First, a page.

A fibroblast is a type of cell that is responsible for making the extracellular matrix and collagen.
Together, this extracellular matrix and collagen form the structural framework of tissues in animals and plays an important role in tissue repair. Fibroblasts are the main connective tissue cells present in the body.
As well as being present as fibroblasts, these cells exist in an alternative state, as fibrocytes. Fibroblast is the term used to describe these cells when they are in an activated state. Fibrocyte refers to the less active state, when the cell is involved in tissue maintenance and metabolism. Some researchers use the term fibroblast for both cellular states but the term “blast” usually refers to a stem cell or a cell’s activated state.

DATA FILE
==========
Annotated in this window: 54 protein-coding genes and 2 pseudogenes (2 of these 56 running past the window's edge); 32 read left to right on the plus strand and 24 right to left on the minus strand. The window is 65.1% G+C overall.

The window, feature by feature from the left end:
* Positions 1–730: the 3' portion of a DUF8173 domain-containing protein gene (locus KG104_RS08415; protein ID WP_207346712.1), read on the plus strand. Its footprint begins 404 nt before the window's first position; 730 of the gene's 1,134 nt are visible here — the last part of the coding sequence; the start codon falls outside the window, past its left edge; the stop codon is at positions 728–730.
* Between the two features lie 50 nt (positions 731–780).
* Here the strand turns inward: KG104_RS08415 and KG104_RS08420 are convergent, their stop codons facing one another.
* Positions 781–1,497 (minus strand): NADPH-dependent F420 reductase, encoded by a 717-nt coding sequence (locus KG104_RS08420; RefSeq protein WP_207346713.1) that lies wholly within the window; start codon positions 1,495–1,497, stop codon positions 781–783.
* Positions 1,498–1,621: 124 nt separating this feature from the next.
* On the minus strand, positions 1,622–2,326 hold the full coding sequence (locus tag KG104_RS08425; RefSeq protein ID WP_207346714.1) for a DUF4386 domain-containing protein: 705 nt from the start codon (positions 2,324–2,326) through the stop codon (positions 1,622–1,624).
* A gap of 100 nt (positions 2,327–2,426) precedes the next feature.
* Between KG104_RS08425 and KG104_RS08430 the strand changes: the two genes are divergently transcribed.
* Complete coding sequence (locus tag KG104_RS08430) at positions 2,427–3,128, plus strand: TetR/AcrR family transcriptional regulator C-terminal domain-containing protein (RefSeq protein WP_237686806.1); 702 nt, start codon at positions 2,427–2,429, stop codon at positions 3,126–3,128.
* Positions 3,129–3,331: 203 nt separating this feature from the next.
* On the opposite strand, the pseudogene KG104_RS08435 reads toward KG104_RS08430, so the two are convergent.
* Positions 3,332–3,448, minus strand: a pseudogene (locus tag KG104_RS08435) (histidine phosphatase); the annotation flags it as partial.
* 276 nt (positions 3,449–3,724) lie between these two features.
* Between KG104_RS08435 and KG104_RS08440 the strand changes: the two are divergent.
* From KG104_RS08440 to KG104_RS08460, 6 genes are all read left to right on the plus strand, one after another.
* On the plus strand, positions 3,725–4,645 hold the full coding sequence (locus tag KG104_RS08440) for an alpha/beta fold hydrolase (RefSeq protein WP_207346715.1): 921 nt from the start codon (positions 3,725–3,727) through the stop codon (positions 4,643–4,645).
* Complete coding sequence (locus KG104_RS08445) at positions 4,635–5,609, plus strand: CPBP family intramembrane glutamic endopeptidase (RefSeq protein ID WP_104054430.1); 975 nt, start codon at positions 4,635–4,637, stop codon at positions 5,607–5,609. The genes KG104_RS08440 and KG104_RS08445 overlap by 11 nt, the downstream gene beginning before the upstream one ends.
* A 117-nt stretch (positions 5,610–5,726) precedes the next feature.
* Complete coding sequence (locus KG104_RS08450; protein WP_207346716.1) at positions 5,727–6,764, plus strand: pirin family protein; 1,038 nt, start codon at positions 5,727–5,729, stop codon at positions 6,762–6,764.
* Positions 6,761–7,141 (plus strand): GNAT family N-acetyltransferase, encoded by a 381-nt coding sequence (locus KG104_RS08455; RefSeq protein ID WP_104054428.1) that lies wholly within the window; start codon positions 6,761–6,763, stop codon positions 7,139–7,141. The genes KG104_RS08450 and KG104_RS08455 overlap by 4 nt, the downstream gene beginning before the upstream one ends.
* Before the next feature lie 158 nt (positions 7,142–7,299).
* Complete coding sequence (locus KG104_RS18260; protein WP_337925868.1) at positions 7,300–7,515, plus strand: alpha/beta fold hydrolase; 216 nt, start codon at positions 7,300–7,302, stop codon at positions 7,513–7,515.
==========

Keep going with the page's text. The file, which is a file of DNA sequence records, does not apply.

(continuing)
The appearance of fibroblasts changes depending on their function and site of action. Fibroblasts taken from a particular location can “remember” their original location and function when transplanted to another location in the body.
The primary function of fibroblasts is the maintenance of structural integrity within the connective tissue. They achieve this by secreting extracellular matrix precursors required for formation of the connective tissue and various fibres.
Fibroblasts are originally derived from primitive mesenchyme and therefore display the filament protein vimentin, which acts as a marker of mesodermal origin. In some cases, epithelial cells may also produce fibroblasts, a process which is referred to as epithelial–mesenchymal transition (EMT). Conversely, fibroblasts sometimes undergo mesenchymal–epithelial transition (MET) to produce epithelia, a process that is seen in development, tissue repair and tumor growth.
Reviewed by Sally Robertson, BSc